President implements steel and aluminum tariffs
On March 8, President Trump approved a 25 percent tariff on imported steel and a 10 percent tariff on imported aluminum. The tariff applies to imports from all countries except Canada and Mexico, while negotiation on the North American Free Trade Agreement (NAFTA) continues. The tariffs, which administration officials say will help protect U.S. jobs, took effect March 23.
“NAFEM opposes the President’s plan. These tariffs will increase the costs of domestic and imported raw materials, putting foodservice equipment and supplies manufacturers and our employees at risk,” said NAFEM President Kevin Fink, CFSP, president of Master-Bilt/Nor-Lake, Standex Refrigeration Solutions group.
NAFEM Past President John Nackley, CFSP, president/CEO of InterMetro Industries Corporation, an Ali Group company, in Pennsylvania steel country, expressed similar concerns. “We’ve already seen significant inflation in domestic steel prices,” he said. “With softening competitive pressures on U.S. steel providers brought on by the tariffs, we expect even more aggressive pricing. Unfortunately, these higher prices may manifest in lower sales, less investment and potentially, even a loss of jobs.”
At the same time, NAFEM members also are concerned that the increased price of raw materials will make it difficult to compete with imported finished goods. “Manufacturers in other countries will have a significantly lower cost structure, making it possible to sell their goods for less in the U.S. marketplace,” said Paul Egbert, managing director of Vollrath’s smallwares and countertop equipment business. “Non-tariffed finished goods could have raw material costs of as much as 25 percent less than ours. It puts U.S. companies at a significant competitive disadvantage.”
Going up against competitive importers is a significant concern,” said Rich Packer, CFSP, president and CEO of American Metalcraft. “For many of our offerings, the cost of the aluminum is 60 to 70% of the actual cost of the product, and it’s already at five-year highs.”
As for potential retaliation from other countries, John isn’t certain. “The U.S. is such a significant worldwide consumer with sizeable trade imbalances with many countries, that I’m not sure we’ll see much retaliation.” If anywhere, he expects potential retaliation from the European countries.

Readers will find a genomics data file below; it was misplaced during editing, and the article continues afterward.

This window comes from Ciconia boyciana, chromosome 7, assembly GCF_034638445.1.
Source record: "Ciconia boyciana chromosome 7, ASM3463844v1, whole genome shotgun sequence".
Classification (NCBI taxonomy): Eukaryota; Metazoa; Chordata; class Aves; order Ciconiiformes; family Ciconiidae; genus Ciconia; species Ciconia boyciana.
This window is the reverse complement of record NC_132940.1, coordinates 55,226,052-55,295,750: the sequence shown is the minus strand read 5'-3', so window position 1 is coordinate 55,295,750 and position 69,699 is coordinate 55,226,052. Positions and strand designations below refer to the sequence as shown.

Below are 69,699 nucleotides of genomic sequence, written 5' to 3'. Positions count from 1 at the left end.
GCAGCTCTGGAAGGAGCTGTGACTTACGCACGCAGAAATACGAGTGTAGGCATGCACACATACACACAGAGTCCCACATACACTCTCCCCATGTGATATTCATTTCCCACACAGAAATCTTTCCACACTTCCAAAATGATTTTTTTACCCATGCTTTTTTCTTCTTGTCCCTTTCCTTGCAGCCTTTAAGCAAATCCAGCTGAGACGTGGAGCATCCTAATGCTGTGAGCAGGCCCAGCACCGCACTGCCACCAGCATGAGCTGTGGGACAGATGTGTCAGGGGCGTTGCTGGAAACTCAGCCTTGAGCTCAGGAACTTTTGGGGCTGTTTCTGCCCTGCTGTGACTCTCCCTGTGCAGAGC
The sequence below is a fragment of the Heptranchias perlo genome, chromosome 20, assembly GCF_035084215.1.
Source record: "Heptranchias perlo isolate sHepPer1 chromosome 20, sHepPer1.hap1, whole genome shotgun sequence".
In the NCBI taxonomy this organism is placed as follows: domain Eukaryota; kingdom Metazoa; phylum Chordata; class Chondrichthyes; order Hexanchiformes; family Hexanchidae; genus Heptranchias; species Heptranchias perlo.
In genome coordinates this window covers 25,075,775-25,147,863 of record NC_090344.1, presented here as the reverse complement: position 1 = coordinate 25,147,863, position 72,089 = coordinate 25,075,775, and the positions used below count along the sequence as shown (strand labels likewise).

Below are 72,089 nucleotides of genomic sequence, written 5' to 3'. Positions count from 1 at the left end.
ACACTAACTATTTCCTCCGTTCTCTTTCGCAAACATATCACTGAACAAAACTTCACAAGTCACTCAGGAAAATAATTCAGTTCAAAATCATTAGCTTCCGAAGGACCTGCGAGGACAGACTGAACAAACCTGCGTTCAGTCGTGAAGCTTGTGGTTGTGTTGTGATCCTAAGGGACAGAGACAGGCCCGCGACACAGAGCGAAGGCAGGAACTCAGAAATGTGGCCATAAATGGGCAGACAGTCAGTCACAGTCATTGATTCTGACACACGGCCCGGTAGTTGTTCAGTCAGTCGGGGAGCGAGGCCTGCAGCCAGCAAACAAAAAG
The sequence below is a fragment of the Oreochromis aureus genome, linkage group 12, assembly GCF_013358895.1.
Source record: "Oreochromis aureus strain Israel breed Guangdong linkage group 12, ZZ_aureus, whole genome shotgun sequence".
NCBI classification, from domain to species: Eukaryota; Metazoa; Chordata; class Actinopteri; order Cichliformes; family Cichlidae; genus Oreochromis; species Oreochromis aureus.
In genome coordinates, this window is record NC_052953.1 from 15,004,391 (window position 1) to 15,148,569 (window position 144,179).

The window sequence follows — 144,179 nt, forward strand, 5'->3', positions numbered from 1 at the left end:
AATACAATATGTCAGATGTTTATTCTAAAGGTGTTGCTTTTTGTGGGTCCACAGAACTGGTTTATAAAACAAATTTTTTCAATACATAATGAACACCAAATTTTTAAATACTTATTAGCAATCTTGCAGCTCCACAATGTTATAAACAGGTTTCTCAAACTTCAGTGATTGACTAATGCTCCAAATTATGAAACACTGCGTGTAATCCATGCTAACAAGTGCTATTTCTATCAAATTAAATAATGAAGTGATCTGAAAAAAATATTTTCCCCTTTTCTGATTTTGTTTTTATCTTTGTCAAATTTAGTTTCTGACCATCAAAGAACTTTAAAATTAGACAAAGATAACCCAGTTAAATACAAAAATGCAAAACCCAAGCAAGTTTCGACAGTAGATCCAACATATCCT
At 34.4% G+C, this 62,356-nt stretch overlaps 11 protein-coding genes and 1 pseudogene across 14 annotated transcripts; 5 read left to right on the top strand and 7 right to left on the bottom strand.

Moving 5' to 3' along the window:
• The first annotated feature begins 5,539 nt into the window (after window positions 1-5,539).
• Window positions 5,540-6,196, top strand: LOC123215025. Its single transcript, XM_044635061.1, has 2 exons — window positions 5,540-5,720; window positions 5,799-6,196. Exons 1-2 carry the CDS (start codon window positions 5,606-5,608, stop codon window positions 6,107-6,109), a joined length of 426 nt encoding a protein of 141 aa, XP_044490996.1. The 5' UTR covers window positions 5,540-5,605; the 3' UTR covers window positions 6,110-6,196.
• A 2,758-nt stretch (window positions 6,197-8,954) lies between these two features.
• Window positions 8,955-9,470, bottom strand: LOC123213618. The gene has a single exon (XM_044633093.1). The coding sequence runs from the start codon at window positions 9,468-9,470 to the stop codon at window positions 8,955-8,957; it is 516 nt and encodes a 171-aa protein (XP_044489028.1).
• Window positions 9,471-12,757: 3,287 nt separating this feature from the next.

NAFEM, meanwhile, is continuing its efforts to help the administration understand the potential negative impact of the tariffs on the more than one million, steel-using U.S. manufacturing jobs. “We will continue to work to end these tariffs as soon as possible and encourage the President to fulfill his commitment to protect and grow all U.S. manufacturing,” said Kevin.
To augment NAFEM’s efforts, companies like InterMetro and Vollrath are communicating their concerns directly to local, state and federal elected officials. “It’s going to take all of us to make our voices heard,” said John.
“We have to make it clear that we can’t help one group at the expense of others,” added Paul.
“We’ve significantly stepped up our conversations with elected officials,” said Rich. “They need to understand that the average NAFEM member isn’t a giant global corporation. We’re small- to medium-size business who personally know our employees, and their families, and we want to keep them working.”
Editor’s Note: Just before the tariffs were announced, NAFEM developed an advocacy toolkit to help members contact the White House and their U.S. Senators and Representatives to indicate their opposition to the tariffs. This information is a useful resource for continued outreach on this topic with your local, state and federal elected officials.